Frank Travis was born in Tennessee 66 years ago, and raised in a rural community by a hard-working family that was “long on love.” His parents instilled the values of faith, family, personal enterprise and responsibility, a respect for his community and country, and they always encouraged him to develop his talents. “I wasn’t great at sports,” he told me, “although I tried real hard.” He began to cultivate what have gone on to become award winning music, storytelling, and theatrical skills as a result of participating with his childhood church in what was known as “Children Day.” He told me, “It was the one time of the year that kids were to be seen AND heard in church, and I also sang in the choir.” However, it was a little hiding place that he affectionately called “Treasure Island” where he expressed his imagination, learned how to think outside the box, practiced his acting skills, sang to all of creation, wrote, and in general improved his craft.
His career was spent here working at Brown’s Ferry, from which he recently retired, and he came up through the ranks until he was the Assistant Unit Operator, certified by the Nuclear Regulatory Commission. He was also a licensed reactor operator, and became a trainer for other up-and-coming assistants. He taught safety, systems, logic, communication skills, and conflict resolution. He had to re-certify in all of those areas as part of his responsibilities, but he found that people began to look to him as an “unofficial arbitrator.” People came to him for counsel, and one of the things he loved to do was help employees who were at odds with each other reach resolution and reconciliation.
The combination of all the skills he was certified to teach at Brown’s Ferry, coupled with having to be continually concerned with the safety of potentially millions of citizens, solidified his leadership skills. Additionally, he became the choral director for the Round Island Male Chorus, a deacon and a Sunday School teacher at Round Island Baptist Church, was chosen the 2013 winner of the local amateur competition held at the annual Storytelling Festival, and is known in our area as “Mr. Poetry” because of his tender and thoughtful poetic treatments of sometimes difficult subjects.
In February of 2016, Frank, along with Athens author Charlotte Fulton, produced a musical drama entitled “Arise and Build,” which was based on Mrs. Fulton’s book called, Hold the Fort. It told the wonderful story of the historic Trinity School, and played to sold-out crowds at the recently remodeled McCandless Performance Hall at Athens State University. That was no small undertaking, but Frank has long been involved in both performing in and directing other productions in the Tennessee Valley.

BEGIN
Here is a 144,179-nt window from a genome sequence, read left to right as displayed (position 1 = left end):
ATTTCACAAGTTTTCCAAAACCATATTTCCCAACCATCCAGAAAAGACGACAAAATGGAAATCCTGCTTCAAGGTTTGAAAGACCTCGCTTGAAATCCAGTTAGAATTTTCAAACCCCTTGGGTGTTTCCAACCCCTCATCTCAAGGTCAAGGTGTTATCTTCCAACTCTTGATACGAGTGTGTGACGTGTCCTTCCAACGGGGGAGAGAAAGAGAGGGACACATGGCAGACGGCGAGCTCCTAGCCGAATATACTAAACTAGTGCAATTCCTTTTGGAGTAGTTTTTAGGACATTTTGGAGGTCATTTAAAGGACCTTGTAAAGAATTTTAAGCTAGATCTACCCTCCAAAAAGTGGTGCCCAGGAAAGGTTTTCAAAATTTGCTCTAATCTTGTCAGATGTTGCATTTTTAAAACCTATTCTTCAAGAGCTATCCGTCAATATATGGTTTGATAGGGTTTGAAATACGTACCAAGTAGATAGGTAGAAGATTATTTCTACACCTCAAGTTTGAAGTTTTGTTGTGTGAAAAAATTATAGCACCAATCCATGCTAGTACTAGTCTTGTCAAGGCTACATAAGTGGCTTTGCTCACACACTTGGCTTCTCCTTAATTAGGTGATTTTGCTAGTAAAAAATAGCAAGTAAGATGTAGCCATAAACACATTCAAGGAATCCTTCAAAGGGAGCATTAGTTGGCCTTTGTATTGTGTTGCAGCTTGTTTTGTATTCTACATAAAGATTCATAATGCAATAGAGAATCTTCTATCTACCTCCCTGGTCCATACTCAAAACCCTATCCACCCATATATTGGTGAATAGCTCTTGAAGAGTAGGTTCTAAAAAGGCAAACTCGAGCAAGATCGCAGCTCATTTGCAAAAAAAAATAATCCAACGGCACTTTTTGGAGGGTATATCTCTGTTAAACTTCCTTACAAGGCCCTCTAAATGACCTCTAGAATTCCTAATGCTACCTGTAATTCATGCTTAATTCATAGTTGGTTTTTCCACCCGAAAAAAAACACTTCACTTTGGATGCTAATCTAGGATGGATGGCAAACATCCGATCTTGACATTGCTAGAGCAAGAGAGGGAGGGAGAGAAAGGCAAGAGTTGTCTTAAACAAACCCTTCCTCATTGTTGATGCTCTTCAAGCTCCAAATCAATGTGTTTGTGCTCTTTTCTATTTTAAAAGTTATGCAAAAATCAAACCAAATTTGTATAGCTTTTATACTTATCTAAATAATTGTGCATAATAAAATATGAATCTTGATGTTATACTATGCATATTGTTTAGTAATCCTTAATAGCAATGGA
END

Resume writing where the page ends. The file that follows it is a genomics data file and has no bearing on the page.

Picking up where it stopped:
Sometimes he puts on his Dr. Seuss hat at local elementary schools, other times he gives one-man presentations for older students, and always he tries to teach life lessons. “I was raised to respect the janitor to the CEO,” he told me. I asked him why I should vote for him. He replied, “My ability to communicate.” At Brown’s Ferry, as well as all the other aforementioned venues he became a master at “knowing his audience.” He said, “You may not get what you want, but you know that you were heard.”
He has a vision for serving Athens, and having it become such a model city that it serves to strengthen all of Alabama. Much of that vision comes from a desire “to provide young citizens the opportunity to grow,” especially through the arts. He understands that the arts are important because they constitute a “well-rounded education,” and he said with firmness that “God gives us talents, and allows us to see where they can be used, if we’ll allow Him.” In view of Frank’s passion for the arts, he wants to see the citizens of his district as well as all of Athens utilize Trinity to not only promote the arts, but teach etiquette, entrepreneurial and business skills, and develop well the citizens and leaders of Athens that will be here when we are long gone.
He has been spending this summer learning what is involved in being an Athens City Council member, and has been gaining an understanding of the by-laws, regulations, budgets, finance protocols, state laws, and requirements for economic and educational development in Athens/Limestone County.
He also wanted to express his love and respect for the late Athens City Councilman Jimmy Gill, whose position he seeks to fill. “I can never fill his shoes, but I will give my all to serve all,” he said, and he would appreciate your vote in order to do make that a reality.
By: Ali Elizabeth Turner